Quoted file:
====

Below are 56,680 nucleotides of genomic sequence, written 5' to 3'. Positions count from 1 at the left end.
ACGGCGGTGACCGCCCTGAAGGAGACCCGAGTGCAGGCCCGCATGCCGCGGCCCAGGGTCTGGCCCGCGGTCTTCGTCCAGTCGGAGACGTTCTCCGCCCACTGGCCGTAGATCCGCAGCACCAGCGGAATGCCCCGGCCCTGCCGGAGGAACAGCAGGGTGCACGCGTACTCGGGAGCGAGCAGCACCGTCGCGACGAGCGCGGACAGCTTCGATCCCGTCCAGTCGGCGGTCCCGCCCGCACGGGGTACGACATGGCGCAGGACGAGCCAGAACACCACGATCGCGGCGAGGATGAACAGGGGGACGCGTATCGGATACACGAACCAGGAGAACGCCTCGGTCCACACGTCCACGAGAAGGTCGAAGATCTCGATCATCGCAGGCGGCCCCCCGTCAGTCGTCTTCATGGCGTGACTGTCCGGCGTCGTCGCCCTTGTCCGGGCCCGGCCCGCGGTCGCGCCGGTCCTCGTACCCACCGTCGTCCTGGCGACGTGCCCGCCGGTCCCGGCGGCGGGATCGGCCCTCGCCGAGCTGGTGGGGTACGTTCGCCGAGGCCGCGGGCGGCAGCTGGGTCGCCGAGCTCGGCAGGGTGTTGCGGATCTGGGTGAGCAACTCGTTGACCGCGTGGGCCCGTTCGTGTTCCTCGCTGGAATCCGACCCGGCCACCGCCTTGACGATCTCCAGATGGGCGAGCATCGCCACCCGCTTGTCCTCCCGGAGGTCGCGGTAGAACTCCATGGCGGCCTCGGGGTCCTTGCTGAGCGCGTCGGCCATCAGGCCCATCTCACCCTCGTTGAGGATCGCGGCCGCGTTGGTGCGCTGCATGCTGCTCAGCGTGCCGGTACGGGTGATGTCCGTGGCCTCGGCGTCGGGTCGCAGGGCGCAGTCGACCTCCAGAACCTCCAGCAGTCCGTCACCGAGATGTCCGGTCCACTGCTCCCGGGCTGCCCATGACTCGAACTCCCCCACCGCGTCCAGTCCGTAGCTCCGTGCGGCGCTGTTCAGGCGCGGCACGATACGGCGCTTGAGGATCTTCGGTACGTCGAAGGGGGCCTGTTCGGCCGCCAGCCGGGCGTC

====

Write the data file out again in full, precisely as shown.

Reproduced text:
Below are 56,680 nucleotides of genomic sequence, written 5' to 3'. Positions count from 1 at the left end.
ACGGCGGTGACCGCCCTGAAGGAGACCCGAGTGCAGGCCCGCATGCCGCGGCCCAGGGTCTGGCCCGCGGTCTTCGTCCAGTCGGAGACGTTCTCCGCCCACTGGCCGTAGATCCGCAGCACCAGCGGAATGCCCCGGCCCTGCCGGAGGAACAGCAGGGTGCACGCGTACTCGGGAGCGAGCAGCACCGTCGCGACGAGCGCGGACAGCTTCGATCCCGTCCAGTCGGCGGTCCCGCCCGCACGGGGTACGACATGGCGCAGGACGAGCCAGAACACCACGATCGCGGCGAGGATGAACAGGGGGACGCGTATCGGATACACGAACCAGGAGAACGCCTCGGTCCACACGTCCACGAGAAGGTCGAAGATCTCGATCATCGCAGGCGGCCCCCCGTCAGTCGTCTTCATGGCGTGACTGTCCGGCGTCGTCGCCCTTGTCCGGGCCCGGCCCGCGGTCGCGCCGGTCCTCGTACCCACCGTCGTCCTGGCGACGTGCCCGCCGGTCCCGGCGGCGGGATCGGCCCTCGCCGAGCTGGTGGGGTACGTTCGCCGAGGCCGCGGGCGGCAGCTGGGTCGCCGAGCTCGGCAGGGTGTTGCGGATCTGGGTGAGCAACTCGTTGACCGCGTGGGCCCGTTCGTGTTCCTCGCTGGAATCCGACCCGGCCACCGCCTTGACGATCTCCAGATGGGCGAGCATCGCCACCCGCTTGTCCTCCCGGAGGTCGCGGTAGAACTCCATGGCGGCCTCGGGGTCCTTGCTGAGCGCGTCGGCCATCAGGCCCATCTCACCCTCGTTGAGGATCGCGGCCGCGTTGGTGCGCTGCATGCTGCTCAGCGTGCCGGTACGGGTGATGTCCGTGGCCTCGGCGTCGGGTCGCAGGGCGCAGTCGACCTCCAGAACCTCCAGCAGTCCGTCACCGAGATGTCCGGTCCACTGCTCCCGGGCTGCCCATGACTCGAACTCCCCCACCGCGTCCAGTCCGTAGCTCCGTGCGGCGCTGTTCAGGCGCGGCACGATACGGCGCTTGAGGATCTTCGGTACGTCGAAGGGGGCCTGTTCGGCCGCCAGCCGGGCGTC